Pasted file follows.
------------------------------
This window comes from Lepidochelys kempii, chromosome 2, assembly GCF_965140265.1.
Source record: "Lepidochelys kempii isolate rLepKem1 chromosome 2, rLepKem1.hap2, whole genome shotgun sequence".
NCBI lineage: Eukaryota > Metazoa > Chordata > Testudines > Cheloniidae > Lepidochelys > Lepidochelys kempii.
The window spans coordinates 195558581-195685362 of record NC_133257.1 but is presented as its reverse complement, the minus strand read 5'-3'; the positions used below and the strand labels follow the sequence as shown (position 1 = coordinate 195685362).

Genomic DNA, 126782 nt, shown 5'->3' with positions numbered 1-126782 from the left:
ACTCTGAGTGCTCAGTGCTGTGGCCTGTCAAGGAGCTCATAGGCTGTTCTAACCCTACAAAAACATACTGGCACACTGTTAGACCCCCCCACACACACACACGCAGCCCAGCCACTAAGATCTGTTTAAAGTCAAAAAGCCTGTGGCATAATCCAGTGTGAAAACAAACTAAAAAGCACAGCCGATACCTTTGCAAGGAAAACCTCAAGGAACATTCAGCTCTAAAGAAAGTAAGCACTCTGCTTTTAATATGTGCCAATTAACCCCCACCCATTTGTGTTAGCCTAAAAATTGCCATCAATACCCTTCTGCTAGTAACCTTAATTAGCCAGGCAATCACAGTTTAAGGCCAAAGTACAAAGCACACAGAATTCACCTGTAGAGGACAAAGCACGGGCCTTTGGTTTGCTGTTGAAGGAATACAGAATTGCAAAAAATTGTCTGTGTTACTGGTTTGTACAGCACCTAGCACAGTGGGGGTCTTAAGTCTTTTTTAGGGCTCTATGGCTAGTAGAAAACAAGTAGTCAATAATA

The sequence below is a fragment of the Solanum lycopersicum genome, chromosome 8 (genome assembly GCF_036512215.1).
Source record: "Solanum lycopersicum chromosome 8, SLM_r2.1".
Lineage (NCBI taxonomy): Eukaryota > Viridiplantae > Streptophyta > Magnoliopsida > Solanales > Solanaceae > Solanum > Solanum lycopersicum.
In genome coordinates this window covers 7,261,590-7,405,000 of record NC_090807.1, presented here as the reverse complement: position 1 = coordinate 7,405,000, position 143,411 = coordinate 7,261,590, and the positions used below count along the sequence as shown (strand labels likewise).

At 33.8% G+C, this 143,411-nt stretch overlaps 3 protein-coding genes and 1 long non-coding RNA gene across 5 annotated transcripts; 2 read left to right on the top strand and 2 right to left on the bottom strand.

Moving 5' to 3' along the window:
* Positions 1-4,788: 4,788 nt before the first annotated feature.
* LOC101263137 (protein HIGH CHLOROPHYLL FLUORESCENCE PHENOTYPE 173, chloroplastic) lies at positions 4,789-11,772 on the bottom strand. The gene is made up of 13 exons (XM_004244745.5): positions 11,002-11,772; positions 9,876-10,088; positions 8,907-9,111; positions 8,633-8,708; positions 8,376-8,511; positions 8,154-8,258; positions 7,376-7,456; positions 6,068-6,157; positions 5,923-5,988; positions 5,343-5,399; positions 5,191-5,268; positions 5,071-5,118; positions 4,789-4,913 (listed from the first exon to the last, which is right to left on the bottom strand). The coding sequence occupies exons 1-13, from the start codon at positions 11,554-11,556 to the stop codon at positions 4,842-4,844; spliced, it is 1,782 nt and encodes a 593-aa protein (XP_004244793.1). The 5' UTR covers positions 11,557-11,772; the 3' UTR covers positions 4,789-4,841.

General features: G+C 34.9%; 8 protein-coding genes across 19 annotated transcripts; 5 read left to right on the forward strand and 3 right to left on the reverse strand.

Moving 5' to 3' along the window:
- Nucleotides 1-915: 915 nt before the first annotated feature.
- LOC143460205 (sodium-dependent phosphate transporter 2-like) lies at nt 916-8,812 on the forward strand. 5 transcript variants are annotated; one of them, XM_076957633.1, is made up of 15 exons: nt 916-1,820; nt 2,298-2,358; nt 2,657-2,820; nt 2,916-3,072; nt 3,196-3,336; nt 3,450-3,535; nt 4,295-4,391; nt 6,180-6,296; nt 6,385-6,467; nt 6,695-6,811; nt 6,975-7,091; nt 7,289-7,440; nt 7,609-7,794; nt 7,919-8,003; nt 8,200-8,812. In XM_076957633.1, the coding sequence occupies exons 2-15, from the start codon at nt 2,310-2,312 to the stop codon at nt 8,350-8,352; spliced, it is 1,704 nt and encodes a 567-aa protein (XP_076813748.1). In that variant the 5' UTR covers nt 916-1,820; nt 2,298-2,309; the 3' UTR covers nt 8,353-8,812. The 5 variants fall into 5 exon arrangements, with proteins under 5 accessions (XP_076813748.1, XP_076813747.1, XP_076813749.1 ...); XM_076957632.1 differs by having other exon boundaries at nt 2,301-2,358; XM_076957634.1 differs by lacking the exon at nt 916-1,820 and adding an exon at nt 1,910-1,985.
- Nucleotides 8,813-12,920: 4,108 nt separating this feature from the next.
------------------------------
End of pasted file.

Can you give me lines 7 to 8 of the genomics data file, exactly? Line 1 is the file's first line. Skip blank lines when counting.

The sequence below is a fragment of the Solanum lycopersicum genome, chromosome 8 (genome assembly GCF_036512215.1).
Source record: "Solanum lycopersicum chromosome 8, SLM_r2.1".